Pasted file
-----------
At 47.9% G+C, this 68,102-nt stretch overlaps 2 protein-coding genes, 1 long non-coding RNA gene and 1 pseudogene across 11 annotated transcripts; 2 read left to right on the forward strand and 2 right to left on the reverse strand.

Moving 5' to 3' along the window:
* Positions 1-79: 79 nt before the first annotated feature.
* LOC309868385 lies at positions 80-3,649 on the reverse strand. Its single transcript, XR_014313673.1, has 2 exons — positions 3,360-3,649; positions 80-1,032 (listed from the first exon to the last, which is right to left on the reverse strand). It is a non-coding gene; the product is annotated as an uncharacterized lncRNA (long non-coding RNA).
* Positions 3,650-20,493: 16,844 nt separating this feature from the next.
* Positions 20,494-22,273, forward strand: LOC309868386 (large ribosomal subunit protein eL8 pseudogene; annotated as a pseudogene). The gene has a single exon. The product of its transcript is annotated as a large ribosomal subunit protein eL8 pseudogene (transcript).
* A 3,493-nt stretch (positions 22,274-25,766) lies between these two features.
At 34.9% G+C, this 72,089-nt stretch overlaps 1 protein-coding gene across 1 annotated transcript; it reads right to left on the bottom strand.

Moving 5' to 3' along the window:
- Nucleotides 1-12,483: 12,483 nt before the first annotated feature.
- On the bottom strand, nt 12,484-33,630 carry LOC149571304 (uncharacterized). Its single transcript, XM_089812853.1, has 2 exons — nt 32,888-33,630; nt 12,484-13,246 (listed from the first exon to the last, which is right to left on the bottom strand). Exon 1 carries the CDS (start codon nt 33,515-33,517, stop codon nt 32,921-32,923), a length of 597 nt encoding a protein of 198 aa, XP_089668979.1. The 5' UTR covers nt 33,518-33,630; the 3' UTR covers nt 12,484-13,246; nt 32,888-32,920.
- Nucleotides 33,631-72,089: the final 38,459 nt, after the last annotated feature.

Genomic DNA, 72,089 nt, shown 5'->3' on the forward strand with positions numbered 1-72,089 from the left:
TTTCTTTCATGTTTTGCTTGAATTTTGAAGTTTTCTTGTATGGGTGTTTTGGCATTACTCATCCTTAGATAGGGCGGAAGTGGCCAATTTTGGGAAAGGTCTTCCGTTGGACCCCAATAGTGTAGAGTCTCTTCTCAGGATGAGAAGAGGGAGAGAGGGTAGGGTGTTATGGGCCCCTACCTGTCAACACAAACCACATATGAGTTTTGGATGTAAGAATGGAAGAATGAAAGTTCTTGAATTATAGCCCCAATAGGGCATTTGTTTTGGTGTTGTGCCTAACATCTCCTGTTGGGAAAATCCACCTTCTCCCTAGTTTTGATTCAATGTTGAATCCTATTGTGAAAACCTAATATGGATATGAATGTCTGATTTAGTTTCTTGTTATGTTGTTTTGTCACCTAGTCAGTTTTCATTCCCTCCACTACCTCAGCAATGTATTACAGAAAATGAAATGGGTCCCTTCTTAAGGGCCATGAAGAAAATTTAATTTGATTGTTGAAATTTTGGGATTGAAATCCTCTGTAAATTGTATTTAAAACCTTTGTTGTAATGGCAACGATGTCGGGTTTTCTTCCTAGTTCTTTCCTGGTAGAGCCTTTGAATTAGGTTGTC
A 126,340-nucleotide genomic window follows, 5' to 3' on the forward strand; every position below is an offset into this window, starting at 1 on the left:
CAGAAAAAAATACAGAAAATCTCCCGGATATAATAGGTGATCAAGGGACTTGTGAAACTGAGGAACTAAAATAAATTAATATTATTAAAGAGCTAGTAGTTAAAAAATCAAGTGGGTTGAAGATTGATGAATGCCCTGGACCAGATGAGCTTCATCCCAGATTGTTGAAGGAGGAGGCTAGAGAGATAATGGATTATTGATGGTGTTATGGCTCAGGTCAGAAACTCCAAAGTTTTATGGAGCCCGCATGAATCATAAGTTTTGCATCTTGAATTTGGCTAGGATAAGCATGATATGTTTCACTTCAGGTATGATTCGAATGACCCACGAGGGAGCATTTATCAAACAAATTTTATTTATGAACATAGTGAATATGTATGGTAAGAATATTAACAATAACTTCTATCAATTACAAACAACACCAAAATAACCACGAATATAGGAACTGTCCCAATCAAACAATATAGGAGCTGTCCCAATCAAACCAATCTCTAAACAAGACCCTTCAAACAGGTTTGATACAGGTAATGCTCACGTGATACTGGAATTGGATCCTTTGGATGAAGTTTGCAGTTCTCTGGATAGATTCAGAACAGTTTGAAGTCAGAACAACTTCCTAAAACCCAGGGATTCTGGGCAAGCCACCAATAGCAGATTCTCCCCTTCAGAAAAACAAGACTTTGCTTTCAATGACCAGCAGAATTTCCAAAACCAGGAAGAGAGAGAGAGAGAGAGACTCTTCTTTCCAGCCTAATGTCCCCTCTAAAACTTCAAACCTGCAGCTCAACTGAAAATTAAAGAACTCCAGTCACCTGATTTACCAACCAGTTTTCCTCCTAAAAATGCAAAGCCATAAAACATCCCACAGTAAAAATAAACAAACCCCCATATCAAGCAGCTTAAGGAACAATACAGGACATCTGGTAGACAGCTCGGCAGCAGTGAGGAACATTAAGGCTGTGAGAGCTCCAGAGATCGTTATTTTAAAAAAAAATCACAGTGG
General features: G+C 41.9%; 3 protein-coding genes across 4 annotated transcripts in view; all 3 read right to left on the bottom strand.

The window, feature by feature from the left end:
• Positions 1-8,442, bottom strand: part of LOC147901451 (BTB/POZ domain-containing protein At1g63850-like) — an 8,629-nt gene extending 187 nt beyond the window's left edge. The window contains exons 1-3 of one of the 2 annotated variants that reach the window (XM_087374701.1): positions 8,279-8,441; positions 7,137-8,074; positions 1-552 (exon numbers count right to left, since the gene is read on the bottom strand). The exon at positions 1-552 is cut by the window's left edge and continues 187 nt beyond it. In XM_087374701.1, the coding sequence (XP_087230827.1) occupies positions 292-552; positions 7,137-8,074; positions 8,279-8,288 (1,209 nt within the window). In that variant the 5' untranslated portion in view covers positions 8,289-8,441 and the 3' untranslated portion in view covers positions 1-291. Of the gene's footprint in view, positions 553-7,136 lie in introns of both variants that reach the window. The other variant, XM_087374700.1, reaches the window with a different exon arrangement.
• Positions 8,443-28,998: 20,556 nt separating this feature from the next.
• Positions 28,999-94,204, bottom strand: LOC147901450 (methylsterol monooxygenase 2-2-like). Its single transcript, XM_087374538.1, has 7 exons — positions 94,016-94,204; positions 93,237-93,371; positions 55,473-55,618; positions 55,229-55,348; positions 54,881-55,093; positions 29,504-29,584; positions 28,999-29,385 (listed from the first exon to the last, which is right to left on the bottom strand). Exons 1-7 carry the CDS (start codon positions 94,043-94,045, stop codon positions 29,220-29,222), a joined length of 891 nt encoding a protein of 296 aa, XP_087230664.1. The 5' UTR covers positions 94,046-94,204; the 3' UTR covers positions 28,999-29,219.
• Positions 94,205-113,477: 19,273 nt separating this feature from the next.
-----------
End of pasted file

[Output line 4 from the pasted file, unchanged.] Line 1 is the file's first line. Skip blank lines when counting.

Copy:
* LOC309868385 lies at positions 80-3,649 on the reverse strand. Its single transcript, XR_014313673.1, has 2 exons — positions 3,360-3,649; positions 80-1,032 (listed from the first exon to the last, which is right to left on the reverse strand). It is a non-coding gene; the product is annotated as an uncharacterized lncRNA (long non-coding RNA).